Ace Records: From market stall to one of the world’s most innovative reissue labels

A back catalogue to die for

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The Independent Culture

It sounds like a pub quiz question. Where would you find a masterclass in music selection from Bob Dylan next to a primer on Japanese rock’n’roll (rockabiri, anyone?) and singer James Carr’s gut-wrenching version of the soul anthem “The Dark End of the Street”?

The answer can be found in an anonymous office-cum-warehouse in Harlesden, north-west London. It’s the home of Ace Records, a company that has established a reputation as one of the most innovative and comprehensive reissue labels around – and one that celebrates its 40th birthday next month with a box set of 7in vinyl singles chronicling its history.

That solid reputation is built on a mantra that has always been: the best of everything. That means using the foremost experts in their field and remastering studios that are among the finest in the world. The result is a catalogue of some 2,300 titles that covers everything from the original version of “Louie Louie” (by LA doo-wop singer Richard Berry, in case you’re wondering) to Sniff ’n’ the Tears’s top 20 US hit “Driver’s Seat”.

Yet it all started with a market stall in Notting Hill, where Ted Carroll, a former bank clerk, bus driver and latterly manager of a promising Irish rock band called Thin Lizzy, had decided to go back to his first love – records. He sold them, he bought them and catered for those for whom the smell of vinyl was as addictive as any drug. Soon he was joined by an old friend, the Belfast-born Roger Armstrong, who, after taking Celtic rock band Horslips out on tour, decided he wasn’t cut out for the management life. Another stall was opened in Soho, followed in 1975 by the Rock On record shop in Camden.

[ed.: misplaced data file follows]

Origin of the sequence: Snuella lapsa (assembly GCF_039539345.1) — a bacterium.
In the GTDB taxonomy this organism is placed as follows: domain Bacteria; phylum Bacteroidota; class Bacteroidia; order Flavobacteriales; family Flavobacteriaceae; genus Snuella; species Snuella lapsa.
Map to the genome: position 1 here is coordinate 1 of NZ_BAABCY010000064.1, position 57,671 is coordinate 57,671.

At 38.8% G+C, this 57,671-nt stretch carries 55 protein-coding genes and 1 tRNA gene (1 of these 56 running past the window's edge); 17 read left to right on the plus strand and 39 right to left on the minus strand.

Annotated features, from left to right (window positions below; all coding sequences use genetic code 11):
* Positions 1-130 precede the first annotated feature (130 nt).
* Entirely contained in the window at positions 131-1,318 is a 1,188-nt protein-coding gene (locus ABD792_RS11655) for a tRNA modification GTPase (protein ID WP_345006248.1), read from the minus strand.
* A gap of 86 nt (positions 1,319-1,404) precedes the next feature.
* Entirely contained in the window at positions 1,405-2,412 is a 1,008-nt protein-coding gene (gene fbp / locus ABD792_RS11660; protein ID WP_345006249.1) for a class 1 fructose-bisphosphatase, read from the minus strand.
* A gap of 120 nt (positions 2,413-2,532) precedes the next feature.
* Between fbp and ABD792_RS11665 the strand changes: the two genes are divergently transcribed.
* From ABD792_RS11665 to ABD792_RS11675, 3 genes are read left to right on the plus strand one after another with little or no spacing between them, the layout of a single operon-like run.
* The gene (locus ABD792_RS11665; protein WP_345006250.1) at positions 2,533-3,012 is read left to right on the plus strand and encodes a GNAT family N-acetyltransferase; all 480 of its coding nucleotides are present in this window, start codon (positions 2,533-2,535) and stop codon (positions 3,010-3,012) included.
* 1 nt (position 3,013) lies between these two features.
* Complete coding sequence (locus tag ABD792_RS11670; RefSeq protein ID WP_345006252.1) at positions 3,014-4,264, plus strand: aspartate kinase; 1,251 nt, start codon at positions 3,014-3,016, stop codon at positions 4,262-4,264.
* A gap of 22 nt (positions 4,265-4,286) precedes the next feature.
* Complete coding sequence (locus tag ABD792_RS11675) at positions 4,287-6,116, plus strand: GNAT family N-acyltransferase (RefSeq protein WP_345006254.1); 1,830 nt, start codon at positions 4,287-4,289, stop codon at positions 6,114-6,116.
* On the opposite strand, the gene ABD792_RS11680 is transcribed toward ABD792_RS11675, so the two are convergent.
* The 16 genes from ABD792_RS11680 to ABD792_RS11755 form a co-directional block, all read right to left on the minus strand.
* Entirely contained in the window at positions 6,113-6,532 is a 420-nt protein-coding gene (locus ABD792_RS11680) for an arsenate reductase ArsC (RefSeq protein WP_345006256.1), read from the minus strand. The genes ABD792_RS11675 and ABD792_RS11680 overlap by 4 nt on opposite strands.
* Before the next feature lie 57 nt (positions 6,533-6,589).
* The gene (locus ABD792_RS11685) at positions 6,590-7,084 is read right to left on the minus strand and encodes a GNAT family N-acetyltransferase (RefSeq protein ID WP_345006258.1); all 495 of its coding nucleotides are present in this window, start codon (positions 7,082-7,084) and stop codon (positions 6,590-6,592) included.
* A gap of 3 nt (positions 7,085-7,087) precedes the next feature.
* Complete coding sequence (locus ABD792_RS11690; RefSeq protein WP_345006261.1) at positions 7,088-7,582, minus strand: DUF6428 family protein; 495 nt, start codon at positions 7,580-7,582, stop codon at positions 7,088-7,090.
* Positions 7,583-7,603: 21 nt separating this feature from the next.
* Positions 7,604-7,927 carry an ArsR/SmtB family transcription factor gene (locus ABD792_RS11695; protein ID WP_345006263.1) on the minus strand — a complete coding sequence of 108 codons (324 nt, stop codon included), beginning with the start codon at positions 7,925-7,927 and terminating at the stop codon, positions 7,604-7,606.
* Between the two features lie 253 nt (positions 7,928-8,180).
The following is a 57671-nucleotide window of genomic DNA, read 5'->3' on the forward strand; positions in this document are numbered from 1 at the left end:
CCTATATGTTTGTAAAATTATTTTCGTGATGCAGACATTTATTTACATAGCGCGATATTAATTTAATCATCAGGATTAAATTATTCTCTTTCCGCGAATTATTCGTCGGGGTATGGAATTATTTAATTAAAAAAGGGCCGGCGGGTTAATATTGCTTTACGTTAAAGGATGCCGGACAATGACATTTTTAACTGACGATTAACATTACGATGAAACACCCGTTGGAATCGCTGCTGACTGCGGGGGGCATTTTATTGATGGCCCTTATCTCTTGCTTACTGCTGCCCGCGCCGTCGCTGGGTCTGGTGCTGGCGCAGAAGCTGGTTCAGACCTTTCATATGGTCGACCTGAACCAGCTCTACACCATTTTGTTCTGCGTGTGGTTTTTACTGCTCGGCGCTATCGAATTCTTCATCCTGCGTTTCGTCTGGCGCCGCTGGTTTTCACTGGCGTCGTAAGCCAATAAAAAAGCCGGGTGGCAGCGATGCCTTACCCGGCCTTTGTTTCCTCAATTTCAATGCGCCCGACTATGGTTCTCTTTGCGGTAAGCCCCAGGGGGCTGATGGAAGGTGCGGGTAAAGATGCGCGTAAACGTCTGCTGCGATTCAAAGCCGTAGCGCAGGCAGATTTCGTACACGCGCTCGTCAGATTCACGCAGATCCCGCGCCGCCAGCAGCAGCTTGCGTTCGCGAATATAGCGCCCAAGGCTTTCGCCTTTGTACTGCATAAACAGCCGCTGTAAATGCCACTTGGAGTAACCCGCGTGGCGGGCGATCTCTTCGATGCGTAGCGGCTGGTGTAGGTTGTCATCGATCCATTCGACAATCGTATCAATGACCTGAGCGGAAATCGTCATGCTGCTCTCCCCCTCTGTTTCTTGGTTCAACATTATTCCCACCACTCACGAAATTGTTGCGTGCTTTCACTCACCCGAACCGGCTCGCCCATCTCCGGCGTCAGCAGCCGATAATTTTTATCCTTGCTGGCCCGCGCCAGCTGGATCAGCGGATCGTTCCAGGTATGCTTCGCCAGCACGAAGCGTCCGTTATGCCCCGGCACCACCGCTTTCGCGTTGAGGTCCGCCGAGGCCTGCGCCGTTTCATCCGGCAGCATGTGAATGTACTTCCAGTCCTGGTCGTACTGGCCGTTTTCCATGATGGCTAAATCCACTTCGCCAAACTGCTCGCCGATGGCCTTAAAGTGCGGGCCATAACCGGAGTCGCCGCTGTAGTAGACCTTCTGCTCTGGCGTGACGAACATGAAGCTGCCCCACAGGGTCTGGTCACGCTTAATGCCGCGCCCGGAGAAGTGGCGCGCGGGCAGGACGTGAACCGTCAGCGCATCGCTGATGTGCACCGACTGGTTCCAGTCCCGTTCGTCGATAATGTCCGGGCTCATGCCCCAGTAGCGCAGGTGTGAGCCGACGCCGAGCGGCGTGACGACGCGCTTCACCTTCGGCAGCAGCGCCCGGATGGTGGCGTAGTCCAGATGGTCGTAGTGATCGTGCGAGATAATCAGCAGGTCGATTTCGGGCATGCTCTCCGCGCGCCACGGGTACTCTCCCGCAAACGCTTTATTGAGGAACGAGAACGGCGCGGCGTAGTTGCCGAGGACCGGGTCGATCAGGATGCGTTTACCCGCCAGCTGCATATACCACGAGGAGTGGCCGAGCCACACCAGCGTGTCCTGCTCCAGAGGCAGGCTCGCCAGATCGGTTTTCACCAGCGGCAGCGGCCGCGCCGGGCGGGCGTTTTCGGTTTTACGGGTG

The next step was a record label and Chiswick (a nod to Decca’s then mighty London label) was born. To start with, new acts jostled with reissues on the company’s catalogue – the 101’ers featuring a young Joe Strummer, Drug Addix (with a young Kirsty MacColl) and the Damned. Early chart success came with Rocky Sharpe & the Replays. On the reissue front, there was “Brand New Cadillac” by the UK rocker turned French icon Vince Taylor. “It was an very in-demand 45 and so we knew there was a market for that,” recalls Armstrong.

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English pub rock group The 101ers play The Elgin pub, Ladbroke Grove, London, 1975

Trevor Churchill, a former record executive, joined the label, forming the triumvirate of Carroll, Armstrong and Churchill that has given the company the music knowledge, vision and business clout it needed to survive. A deal was signed in 1978 with EMI whose eye was firmly on the new. “They didn’t want oldies,” says Armstrong, so a new, independent label was formed, taking the name of an American label it had already leased material from – Johnny Vincent’s Ace label based in Jackson, Mississippi.